The rising stylist started out first as just a wardrobe assistant for Beyoncé but soon became Blue Ivy’s head stylist.

Dominican fashion stylist Manuel Mendez started working for Beyoncé during her “I Am” world tour in 2009. Only then working as just a wardrobe assistant. He would then leap to become Blue Ivy’s stylist after spending years working with the Knowles family on and off again. 

In a past interview with Be Latina, Mendez describes the experience of styling Blue Ivy like shopping for a niece.


 “Blue’s mom liked my style of work and organically I became her stylist,” he told Be Latina. “Now Beyoncé has two other babies [Rumi and Sir] and I’m evenly excited to help her curate their wardrobe.”

He is responsible for some of her most iconic like her 2018 Wearable Art Gala outfit and her 2017 Grammy outfit.

Mendez is a proud Dominican that goes to the Dominican Republic at least once a year to get recharged.  He got into fashion by watching telenovelas with his mom and grandmama, who are some of his greatest inspirations.

Being an Afro-Latino in a whitewashed industry is not easy for Mendez who reveals some of the struggles he’s faced in an interview with Hello magazine.

“Being an immigrant boy of color from the Dominican Republic in this world, is not easy, explains Mendez in the article. “I’ve been told no a million times. The most hard one was, ‘You are not what we are looking for.”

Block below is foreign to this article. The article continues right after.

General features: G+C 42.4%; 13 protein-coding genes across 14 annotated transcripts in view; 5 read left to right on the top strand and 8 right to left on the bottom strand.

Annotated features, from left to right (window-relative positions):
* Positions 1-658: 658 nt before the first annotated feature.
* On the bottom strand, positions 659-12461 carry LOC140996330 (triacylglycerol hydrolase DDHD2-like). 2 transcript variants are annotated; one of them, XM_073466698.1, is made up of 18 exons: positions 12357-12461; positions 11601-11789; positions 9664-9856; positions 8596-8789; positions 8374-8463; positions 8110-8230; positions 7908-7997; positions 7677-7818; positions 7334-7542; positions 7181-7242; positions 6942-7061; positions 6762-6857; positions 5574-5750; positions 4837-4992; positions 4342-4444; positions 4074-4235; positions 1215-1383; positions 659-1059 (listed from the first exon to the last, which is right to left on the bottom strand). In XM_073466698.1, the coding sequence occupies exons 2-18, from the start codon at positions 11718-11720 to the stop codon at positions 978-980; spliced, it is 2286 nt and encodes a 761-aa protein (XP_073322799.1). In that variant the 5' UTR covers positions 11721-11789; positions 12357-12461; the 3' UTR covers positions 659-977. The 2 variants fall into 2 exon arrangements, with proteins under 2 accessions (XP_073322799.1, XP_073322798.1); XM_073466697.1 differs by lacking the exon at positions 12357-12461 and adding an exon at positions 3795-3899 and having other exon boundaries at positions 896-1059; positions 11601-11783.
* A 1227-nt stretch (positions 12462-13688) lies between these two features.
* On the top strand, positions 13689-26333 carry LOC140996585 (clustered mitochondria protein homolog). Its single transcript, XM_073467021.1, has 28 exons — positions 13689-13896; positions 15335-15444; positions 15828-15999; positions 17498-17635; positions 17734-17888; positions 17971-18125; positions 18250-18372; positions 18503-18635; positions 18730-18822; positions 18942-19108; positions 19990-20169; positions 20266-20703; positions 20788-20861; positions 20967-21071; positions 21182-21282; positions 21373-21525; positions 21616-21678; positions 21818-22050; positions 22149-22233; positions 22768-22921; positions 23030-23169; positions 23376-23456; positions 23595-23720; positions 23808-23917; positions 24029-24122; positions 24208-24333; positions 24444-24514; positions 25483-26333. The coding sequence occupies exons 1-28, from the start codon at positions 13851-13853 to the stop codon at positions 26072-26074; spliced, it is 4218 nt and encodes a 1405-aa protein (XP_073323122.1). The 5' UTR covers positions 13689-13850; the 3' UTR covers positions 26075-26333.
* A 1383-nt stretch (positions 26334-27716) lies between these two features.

Since styling Blue Ivy and her two siblings, he has gone on to style several other celeb children. His current roster includes: Royalty Brown, and Stormi Webster, along with twins Jessie James Combs and D’Lila Star Combs.

Though styling his life passion and also making time to advocate for fair representation in the fashion industry.

“Equity for people of color in every aspect of the industry is deeply needed,” he said in a feature with “There isn’t fair treatment and there isn’t enough kindness and understanding toward people of varying backgrounds and cultures. An increase in diversity and inclusion across the industry would presumably offer more people of different backgrounds more opportunities to succeed. We must identify, then eliminate the barriers to entry that have prevented certain groups from fully participating in the industry—at all levels.”